In FTO investigations, infringements of another’s prior patent rights are often found. Investors will evaluate the commercial and technical value of investment projects based on the level of infringement risk, and the difficulty of resolving the risk by means of patent invalidation, licensing or assignment.
Therefore, FTO will, to some extent, assist investors in bargaining for investment projects, such as adding conditions to the delivery terms or adjusting the allocation amount in the milestone payment.
FTO can be used to assist in judging the future market for launching the object of due diligence. For example, there are currently 408 ADC drugs approved worldwide, but only 15 launched on the market.
In 2005, Pfizer’s Mylotarg, the world’s first ADC drug, was marketed for the treatment of CD33+ adult acute myeloid leukemia. The most recent ADC drug, DS8201, jointly developed by AstraZeneca and Daiichi-Sankyo, was officially approved by the NMPA for the treatment of breast cancer in China on 21 March 2022 (breast cancer is currently the world’s most commonly diagnosed cancer). The global market size for ADC drugs is expected to exceed USD40 billion by 2026.
Since ADC has a triple structure of antibody, linker and payload, it is extremely difficult for a single R&D company to own the proprietary technology in all three fields. At present, common practice in the industry is joint development between an antibody R&D company and a linker-payload R&D company.
FTO investigations can reveal whether the parties’ prior patent layouts are inconsistent ‒ and whether there is occasional reference to prior technologies of others ‒ and subsequently help investors identify any future risk of patent infringement, or locate a low-risk region or country. Thus, investors will be able to rationally choose the market for future launch, and avoid any region or country with a dense patent layout.
Wu Lili is an associate at Han Kun Law Offices. She can be contacted on +86 10 8516 4266 or by email at firstname.lastname@example.org
Li Ying is manager for life sciences and chemistry at Han Kun Law Offices. She can be contacted on +86 10 8524 5882 or by email at email@example.com
Protecting corporate business data under IP legal norms
Corporate business data generally refers to the compilation of historical and real-time information on each important link in the value chain of an industry, including internal data, distribution channel data, consumer market data and other commercially valuable data.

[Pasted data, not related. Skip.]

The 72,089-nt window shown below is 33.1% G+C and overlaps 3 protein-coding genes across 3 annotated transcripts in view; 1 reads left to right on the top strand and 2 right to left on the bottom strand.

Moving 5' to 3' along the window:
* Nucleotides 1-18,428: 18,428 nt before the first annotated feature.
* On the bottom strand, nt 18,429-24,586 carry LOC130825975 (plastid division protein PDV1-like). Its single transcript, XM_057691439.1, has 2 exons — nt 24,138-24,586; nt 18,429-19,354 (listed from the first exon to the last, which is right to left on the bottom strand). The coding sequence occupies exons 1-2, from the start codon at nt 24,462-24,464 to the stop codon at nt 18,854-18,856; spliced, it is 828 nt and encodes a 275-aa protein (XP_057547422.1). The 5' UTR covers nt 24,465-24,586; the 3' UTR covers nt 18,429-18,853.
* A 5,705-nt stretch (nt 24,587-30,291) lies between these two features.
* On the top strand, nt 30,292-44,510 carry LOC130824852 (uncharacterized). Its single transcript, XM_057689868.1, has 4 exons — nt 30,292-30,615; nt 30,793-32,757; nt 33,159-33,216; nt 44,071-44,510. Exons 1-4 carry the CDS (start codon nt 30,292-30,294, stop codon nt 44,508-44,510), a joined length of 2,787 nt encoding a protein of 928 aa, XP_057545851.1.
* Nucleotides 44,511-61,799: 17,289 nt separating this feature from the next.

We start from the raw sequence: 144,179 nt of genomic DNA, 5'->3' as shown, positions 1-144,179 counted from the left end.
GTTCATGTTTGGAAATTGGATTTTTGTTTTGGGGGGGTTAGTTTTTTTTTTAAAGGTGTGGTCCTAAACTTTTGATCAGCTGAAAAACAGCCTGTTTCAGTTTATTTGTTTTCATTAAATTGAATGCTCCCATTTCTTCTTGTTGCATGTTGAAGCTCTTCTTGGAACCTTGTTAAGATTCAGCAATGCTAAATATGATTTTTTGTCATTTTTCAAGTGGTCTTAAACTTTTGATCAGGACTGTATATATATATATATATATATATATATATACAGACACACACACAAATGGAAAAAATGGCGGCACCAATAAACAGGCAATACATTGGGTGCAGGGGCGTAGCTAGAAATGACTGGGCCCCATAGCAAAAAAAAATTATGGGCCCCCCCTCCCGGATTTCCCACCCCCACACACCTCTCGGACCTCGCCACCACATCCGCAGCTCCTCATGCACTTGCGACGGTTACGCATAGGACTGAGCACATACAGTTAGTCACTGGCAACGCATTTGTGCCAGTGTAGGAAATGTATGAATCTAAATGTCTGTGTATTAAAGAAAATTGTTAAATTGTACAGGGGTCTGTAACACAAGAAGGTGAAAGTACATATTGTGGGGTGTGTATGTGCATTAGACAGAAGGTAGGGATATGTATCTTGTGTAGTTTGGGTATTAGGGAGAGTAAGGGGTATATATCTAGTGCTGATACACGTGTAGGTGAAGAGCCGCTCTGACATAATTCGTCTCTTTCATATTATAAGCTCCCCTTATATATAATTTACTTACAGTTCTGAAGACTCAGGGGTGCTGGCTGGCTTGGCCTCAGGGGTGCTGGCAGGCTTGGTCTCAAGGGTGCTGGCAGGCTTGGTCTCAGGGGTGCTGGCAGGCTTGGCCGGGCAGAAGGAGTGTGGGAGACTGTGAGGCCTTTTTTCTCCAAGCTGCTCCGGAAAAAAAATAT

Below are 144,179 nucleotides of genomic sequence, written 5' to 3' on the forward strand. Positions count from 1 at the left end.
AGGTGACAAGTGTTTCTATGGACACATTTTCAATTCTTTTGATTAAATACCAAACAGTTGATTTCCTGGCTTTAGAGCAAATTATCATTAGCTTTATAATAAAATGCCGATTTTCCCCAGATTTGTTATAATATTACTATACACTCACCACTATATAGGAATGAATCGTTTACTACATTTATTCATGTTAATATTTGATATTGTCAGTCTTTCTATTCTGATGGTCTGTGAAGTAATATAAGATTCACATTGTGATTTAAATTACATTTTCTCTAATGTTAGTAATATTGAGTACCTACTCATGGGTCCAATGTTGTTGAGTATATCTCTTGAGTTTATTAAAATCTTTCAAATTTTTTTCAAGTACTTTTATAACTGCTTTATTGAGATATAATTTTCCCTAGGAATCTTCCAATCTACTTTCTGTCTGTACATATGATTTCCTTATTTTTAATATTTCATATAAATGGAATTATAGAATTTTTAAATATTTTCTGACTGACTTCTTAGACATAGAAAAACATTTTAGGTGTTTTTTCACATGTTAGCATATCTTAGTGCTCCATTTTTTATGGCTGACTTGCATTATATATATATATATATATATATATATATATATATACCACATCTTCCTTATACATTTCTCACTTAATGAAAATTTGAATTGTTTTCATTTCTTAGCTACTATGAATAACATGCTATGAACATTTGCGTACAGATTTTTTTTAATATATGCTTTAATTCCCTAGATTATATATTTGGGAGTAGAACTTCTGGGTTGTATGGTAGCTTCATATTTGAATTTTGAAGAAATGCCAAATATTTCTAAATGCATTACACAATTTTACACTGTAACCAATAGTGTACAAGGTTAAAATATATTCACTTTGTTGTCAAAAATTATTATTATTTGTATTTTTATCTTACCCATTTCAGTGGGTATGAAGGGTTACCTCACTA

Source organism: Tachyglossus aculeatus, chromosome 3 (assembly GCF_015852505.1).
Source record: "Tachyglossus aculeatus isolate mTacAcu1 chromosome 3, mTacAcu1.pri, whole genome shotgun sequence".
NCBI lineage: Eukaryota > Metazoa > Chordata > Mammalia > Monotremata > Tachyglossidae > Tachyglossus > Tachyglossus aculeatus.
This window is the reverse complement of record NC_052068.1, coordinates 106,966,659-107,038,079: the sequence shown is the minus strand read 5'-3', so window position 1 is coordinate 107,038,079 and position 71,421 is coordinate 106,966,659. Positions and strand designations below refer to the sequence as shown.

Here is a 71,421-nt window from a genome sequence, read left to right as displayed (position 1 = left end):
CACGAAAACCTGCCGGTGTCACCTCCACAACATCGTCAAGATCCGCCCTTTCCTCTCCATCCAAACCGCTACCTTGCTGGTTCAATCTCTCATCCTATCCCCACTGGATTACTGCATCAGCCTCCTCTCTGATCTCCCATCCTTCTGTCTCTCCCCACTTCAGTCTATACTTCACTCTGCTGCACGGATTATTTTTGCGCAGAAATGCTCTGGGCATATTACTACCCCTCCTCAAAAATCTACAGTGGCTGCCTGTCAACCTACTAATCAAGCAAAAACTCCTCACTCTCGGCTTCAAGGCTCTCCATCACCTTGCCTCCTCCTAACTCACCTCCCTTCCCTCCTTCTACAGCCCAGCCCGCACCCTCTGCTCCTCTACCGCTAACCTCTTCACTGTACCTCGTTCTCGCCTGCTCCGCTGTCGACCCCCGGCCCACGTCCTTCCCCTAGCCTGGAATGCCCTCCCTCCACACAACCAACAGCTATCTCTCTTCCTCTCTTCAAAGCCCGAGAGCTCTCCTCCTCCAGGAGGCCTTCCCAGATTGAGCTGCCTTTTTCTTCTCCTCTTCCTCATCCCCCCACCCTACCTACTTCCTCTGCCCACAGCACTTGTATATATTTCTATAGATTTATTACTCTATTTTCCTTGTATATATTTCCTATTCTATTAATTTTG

In April 2020, the State Council issued its Opinions on Improving the Market-based Allocation Mechanism of Production Factors, proposing to accelerate cultivation of the data factor market, enhance the value of social data resources, and strengthen the integration and security protection of data resources. For the first time, data were listed alongside land, labour, capital and technology as the five major factors.
“Research on the establishment of protection rules for data intellectual property (IP)” and “strengthening IP protection in the process of production, circulation, utilisation and sharing of data” were included in the National Plan for Protection and Application of Intellectual Property Rights in the State Council’s 14th Five-Year Plan period, issued in October 2021. From the perspective of corporate development, relevant business data is the key object of data IP protection mentioned in the plan.
China has not yet issued a specific law on protection of IP rights in business data – and therefore the boundaries of data, scope of rights and interests, and other related issues remain unclear.
At present, enterprises generally adopt system norms in the Intellectual Property Law as the legal basis for protection of rights and interests of business data, of which the main circumstances and legal response measures include: (1) business data constituting a piece of work can be protected by the Copyright Law; (2) business data meeting the conditions of confidentiality, commercial value and security measures can be protected similarly to trade secrets; and (3) business data can be protected by the Anti-Unfair Competition Law.
Upon researching recent disputes over protection of rights and interests of “business data” via public channels, the authors found that due to the special attributes of business data, the number of data-related unfair competition disputes accounted for 74% of the total ‒ much higher than other types such as infringement of trade secrets (12%) and counterfeiting disputes (6%).
In terms of industry, data-related unfair competition disputes are mostly concentrated in manufacturing (23%), followed by scientific research and technology (21%), wholesale and retail (17%), and software and information technology (16%).
Disputes over the protection of rights and interests of business data also indicate annual growth peaking in 2020, and declining slightly afterwards due to the pandemic.
It can be seen that the healthy development of business digitisation depends on free and fair competition of the data industry and platforms, and the good order of competition has become an important topic for the digital economy. Competition norms on business data have also become a significant topic relating to data security laws.